The Brothers Warner

Title: The Brothers WarnerThe-Brothers-Warner-2008

Silent or Talkie: Talkie

Review

If you could spend a day asking people what they thought when they heard “Warner Brothers”, you’re likely to get answers ranging from Bugs Bunny to Elmer Fudd. The WB logo has become synonymous with memorable personalities, unforgettable characters, and timeless films. What you’d be hard pressed to find, however, is someone who can name all four original brothers, or any of them for that matter. That’s exactly what Cass Warner, the granddaughter of Harry Warner, did as part of her new documentary, The Brothers Warner. In an almost comical fashion, she took to the streets with a microphone and questioned random strangers. The tongue-in-cheek approach was effective, yet a solemn reminder that few people of today understand the vision of those early film pioneers.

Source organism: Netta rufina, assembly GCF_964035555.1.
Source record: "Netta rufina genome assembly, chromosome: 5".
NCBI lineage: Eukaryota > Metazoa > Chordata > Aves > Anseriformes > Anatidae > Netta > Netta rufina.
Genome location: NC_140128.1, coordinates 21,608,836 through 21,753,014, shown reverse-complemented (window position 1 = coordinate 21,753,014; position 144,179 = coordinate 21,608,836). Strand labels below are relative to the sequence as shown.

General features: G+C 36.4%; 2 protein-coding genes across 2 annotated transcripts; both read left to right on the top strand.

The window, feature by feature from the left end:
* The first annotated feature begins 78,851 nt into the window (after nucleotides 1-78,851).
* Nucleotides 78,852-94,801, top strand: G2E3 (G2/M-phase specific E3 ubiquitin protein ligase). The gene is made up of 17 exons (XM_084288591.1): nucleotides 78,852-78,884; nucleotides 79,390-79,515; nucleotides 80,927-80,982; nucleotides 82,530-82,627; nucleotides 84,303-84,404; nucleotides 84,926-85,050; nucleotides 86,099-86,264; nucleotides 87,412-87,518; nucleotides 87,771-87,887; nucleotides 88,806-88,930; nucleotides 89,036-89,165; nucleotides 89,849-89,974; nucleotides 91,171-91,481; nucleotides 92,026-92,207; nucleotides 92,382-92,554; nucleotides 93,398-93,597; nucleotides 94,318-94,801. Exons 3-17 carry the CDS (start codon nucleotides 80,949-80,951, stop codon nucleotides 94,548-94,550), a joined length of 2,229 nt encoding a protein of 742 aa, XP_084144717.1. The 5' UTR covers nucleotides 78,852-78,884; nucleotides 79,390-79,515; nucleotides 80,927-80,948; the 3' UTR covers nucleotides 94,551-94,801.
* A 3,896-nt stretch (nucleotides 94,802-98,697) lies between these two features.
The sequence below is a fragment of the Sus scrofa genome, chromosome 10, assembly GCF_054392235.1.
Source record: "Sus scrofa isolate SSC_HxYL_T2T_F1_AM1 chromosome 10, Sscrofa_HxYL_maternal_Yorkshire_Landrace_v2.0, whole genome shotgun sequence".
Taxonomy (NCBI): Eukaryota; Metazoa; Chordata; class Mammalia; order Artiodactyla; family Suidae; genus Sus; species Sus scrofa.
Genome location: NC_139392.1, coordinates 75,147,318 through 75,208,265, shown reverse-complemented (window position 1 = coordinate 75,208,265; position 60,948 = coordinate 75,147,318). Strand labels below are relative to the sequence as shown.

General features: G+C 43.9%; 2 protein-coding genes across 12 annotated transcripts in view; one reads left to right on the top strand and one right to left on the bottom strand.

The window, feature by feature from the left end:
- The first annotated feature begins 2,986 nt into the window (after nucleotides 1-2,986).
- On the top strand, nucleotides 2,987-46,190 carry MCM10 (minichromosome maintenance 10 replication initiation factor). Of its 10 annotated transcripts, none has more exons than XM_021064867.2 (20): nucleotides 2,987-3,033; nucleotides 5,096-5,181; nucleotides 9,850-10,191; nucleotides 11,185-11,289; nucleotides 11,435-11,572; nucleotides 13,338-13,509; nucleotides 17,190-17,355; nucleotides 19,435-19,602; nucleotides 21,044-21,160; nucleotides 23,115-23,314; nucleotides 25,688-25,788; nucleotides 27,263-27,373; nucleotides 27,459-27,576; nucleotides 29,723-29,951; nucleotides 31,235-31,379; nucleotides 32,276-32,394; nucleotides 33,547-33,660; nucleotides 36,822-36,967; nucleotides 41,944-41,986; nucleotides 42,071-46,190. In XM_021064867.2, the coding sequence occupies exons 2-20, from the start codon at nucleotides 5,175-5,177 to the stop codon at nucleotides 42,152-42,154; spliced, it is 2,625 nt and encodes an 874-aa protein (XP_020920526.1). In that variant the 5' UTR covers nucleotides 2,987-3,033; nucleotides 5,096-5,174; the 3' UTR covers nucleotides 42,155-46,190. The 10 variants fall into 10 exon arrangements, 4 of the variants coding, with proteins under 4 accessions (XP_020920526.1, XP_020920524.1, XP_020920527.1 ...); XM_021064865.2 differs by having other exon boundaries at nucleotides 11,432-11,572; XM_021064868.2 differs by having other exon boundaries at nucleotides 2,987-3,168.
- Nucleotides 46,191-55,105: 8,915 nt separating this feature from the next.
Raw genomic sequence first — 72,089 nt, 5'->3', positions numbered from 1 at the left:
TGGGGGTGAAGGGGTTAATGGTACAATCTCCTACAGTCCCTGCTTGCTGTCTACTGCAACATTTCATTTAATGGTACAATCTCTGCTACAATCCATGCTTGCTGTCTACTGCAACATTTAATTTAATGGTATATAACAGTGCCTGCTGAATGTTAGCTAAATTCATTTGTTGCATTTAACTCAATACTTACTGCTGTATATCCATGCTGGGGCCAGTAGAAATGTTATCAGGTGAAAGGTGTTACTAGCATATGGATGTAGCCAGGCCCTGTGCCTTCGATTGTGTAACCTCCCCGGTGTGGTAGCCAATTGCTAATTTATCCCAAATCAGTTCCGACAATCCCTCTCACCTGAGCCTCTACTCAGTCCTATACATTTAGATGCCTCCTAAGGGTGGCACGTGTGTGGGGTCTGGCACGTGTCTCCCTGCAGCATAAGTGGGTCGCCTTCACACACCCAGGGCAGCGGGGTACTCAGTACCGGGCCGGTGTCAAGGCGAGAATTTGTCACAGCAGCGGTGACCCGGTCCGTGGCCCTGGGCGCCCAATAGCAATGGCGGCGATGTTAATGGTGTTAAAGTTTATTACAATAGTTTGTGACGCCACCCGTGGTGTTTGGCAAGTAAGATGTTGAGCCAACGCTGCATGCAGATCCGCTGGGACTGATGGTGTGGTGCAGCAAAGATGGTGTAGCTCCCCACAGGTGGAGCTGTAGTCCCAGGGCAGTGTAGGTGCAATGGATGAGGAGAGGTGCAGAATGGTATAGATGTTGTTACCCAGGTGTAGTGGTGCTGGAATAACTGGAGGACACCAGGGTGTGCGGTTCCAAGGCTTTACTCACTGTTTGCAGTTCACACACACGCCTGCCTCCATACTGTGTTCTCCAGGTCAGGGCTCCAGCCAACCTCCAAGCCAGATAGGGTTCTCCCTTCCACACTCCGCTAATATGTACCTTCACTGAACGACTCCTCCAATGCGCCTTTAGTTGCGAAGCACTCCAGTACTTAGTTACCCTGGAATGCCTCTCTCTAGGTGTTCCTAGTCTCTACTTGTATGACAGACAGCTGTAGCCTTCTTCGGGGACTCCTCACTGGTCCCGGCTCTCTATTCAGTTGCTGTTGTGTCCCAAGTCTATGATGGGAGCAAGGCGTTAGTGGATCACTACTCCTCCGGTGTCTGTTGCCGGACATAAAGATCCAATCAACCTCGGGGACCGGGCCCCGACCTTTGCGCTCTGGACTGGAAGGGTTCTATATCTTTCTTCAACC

This 90-minute look at the humble beginnings of Warner Brothers gives new meaning to the word determination. Four brothers (Harry, Jack, Abe, and Sam) saw opportunity in the growing popularity of moving pictures. Their personalities, while very different, worked well in combining the various elements which would comprise their ultimate success. The film traces their childhood, upbringing and their ambition in a changing world through photographs and Cass Warner’s heartfelt narration. Harry Warner’s authentic love for his work is evident in the following quote: “It is not the challenge of dollars; it is the challenge of ideals and ideas. If the producers of pictures see only the dollar, I believe, those production efforts will fail”. In those few words, he manages to capture the essence of every great classic released by the studio in its long history. The Brothers Warner is an intimate look at an empire, and four young men who caught lightning in a bottle.

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